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April 16, 1952 - Image 2

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Text
Publication:
The Michigan Daily, 1952-04-16

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WEDNESDAY, APRIL 16, 1952

THE MICHIGAN DAILY

U _______________________________________________________________________________ I

TO RECEIVE DEGREE:
Juliana Here Tomorrow
Following Tour of State

Scheduled to arrive at the Uni-
versity tomorrow on the last leg
of her four-day tour of the state,
Queen Juliana of the Netherlands
completed her stay in Detroit yes-
terday by witnessing a base ball
game and missing a fire.
With her husband, Prince Bern-
hard, she saw the Tiger-Brownie
season opener. While they were
touring the city a small fire broke
out in their penthouse apartment.
It was put out with dispatch by
the Motor City fire department.
THE QUEEN and her small en-
tourage plan to stop at Grand
Rapids and Holland today prior to
her arrival here at 10:30 a.m. to-
morrow.
The visit to Ann Arbor will
be brief, starting with intro-
ductions to President Harlan H.
Hatcher, Mrs. Hatcher, the Re-
gents and their wives.
Immediately afterward, an in-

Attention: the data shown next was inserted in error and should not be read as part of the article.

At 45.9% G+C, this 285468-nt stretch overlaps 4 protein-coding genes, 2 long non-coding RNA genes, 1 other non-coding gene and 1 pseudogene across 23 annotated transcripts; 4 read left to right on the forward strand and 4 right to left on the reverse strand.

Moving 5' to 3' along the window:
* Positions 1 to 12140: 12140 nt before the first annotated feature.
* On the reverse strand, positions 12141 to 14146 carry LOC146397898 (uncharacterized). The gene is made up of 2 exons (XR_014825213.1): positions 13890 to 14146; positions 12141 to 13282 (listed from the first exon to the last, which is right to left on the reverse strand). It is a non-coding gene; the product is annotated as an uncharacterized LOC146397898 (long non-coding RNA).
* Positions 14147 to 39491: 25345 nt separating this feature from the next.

formal reception with faculty
members and University officials
will be held.
At 11:15 a.m. in Rackham Lec-
ture Hall, Her Majesty will be pre-
sented the degree of Doctor of
Civil Laws by the University at a
special convocation.
Classes will not be suspended
for the event.
AT AN OFFICIAL banquet in
Detroit last night, the Queen
struck a practical note in her ad-
dress. She told the diners they
should get to know Europe better.
By doing this, she said, "you
would understand why we in Eur-
ope, on the whole, do not wish to
encumber you by depending on
your generous aid forever, but
would like to sell our products to
you and buy yours from you."
Other speakers at the dinner

QUEEN JULIANA

Plans Ready
For Drama
Festival Here
f Plans for the spring drama fes-
tival, May 12 through June 14, are
being completed in New York by
Valentine Windt, director of the
University Drama Season.
Announcements about the
scheduled plays will be made this
week, according to Mrs. Lucille
Upham of the executive staff.
In recent years, many out-
standing Broadway plays have
been brought to Ann Arbor, with
distinguished artists starred, in-